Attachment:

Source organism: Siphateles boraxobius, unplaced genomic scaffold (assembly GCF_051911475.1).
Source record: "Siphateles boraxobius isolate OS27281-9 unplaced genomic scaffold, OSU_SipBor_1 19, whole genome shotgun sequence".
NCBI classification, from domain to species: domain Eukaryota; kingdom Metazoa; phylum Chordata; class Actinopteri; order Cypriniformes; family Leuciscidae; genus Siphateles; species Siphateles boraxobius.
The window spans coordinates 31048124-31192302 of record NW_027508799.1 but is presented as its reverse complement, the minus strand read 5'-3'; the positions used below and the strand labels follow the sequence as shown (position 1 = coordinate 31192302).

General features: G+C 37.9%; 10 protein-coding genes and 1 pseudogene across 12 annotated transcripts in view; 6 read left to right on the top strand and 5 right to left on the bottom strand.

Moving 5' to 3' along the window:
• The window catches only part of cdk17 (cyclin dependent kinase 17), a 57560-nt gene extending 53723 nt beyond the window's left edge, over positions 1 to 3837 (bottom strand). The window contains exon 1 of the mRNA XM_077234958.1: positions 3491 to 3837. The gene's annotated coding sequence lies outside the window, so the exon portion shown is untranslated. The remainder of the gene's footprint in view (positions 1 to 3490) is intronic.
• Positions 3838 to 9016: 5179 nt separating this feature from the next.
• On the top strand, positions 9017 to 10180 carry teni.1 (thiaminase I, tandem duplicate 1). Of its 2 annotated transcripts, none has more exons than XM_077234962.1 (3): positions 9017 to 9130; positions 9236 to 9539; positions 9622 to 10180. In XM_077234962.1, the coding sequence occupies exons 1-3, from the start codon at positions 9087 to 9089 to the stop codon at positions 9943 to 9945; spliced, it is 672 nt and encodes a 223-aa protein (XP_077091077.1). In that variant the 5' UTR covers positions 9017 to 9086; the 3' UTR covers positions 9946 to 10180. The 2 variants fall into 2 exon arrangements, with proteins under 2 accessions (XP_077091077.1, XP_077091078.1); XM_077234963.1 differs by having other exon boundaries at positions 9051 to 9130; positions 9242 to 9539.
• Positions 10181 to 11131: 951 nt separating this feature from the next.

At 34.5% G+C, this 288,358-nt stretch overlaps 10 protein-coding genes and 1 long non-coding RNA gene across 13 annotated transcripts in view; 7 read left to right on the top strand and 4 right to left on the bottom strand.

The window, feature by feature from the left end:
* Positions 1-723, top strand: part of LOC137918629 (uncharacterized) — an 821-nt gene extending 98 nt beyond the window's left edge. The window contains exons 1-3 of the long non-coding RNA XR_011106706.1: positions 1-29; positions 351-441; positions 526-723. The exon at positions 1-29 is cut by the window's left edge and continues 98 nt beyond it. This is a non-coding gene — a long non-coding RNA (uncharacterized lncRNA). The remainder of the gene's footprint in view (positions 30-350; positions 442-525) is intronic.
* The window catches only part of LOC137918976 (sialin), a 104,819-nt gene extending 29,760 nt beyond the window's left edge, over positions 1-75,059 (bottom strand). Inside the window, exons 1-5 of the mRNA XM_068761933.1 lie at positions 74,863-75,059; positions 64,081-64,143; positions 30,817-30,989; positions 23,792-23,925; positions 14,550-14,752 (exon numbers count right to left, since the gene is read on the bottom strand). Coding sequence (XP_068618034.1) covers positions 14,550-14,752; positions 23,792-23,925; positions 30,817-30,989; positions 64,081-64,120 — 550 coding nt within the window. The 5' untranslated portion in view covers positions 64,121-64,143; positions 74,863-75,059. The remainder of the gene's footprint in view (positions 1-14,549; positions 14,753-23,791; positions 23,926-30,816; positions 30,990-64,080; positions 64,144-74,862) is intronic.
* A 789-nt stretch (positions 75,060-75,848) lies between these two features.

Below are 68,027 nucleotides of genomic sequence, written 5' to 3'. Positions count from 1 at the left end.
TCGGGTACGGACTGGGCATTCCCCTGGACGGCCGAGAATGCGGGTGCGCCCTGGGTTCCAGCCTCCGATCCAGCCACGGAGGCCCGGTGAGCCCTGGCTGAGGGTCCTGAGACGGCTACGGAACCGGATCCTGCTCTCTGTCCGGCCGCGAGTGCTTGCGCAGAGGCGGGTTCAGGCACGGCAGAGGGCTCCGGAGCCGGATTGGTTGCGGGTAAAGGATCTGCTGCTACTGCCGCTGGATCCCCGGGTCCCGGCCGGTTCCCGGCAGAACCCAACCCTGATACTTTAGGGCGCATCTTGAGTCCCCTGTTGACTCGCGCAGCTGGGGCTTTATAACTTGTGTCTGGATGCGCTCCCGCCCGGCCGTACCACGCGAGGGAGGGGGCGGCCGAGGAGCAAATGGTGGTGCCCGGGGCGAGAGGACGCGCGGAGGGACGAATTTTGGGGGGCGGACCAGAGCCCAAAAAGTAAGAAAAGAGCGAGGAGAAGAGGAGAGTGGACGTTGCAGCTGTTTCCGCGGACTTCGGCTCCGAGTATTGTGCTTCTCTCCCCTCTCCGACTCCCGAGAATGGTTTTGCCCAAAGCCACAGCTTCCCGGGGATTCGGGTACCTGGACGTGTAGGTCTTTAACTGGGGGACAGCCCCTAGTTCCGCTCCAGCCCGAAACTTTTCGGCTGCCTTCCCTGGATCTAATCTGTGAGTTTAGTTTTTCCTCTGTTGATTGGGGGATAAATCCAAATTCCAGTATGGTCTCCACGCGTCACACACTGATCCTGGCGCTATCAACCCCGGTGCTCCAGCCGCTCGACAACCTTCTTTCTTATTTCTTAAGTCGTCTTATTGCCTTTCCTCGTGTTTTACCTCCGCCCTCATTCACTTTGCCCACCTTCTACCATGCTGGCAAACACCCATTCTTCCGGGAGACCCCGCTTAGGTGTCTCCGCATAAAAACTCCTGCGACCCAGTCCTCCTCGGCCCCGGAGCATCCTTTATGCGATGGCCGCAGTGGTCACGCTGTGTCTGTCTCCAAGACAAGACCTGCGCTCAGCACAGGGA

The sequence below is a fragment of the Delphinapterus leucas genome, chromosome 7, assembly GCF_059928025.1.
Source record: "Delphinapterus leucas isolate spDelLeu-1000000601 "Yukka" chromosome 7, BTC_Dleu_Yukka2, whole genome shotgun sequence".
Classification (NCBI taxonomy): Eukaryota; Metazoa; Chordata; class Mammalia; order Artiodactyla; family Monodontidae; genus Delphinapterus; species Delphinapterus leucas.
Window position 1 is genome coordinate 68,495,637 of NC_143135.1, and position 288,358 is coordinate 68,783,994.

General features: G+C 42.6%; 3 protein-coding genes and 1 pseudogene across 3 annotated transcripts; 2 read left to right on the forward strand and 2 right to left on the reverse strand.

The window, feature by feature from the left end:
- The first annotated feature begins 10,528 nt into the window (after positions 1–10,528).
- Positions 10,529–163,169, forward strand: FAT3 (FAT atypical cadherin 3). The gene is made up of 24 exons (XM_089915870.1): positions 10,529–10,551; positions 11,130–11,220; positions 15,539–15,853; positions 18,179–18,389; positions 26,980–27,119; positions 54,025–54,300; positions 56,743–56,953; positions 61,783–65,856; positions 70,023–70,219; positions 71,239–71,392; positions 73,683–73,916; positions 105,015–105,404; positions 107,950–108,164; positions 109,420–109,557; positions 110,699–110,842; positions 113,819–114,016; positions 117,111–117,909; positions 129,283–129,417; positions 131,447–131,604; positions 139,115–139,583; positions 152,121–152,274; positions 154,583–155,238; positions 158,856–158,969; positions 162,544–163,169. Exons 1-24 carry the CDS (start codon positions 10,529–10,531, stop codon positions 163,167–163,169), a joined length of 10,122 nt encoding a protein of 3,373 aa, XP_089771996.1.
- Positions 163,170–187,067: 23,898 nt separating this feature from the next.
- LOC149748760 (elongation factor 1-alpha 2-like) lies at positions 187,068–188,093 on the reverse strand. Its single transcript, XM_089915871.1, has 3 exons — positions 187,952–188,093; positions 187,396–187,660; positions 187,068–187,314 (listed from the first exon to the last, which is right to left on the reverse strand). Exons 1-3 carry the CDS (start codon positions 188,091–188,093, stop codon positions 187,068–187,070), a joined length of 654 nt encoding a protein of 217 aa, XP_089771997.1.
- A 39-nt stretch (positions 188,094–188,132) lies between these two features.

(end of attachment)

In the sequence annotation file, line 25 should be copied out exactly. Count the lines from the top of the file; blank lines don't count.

- Positions 10,529–163,169, forward strand: FAT3 (FAT atypical cadherin 3). The gene is made up of 24 exons (XM_089915870.1): positions 10,529–10,551; positions 11,130–11,220; positions 15,539–15,853; positions 18,179–18,389; positions 26,980–27,119; positions 54,025–54,300; positions 56,743–56,953; positions 61,783–65,856; positions 70,023–70,219; positions 71,239–71,392; positions 73,683–73,916; positions 105,015–105,404; positions 107,950–108,164; positions 109,420–109,557; positions 110,699–110,842; positions 113,819–114,016; positions 117,111–117,909; positions 129,283–129,417; positions 131,447–131,604; positions 139,115–139,583; positions 152,121–152,274; positions 154,583–155,238; positions 158,856–158,969; positions 162,544–163,169. Exons 1-24 carry the CDS (start codon positions 10,529–10,531, stop codon positions 163,167–163,169), a joined length of 10,122 nt encoding a protein of 3,373 aa, XP_089771996.1.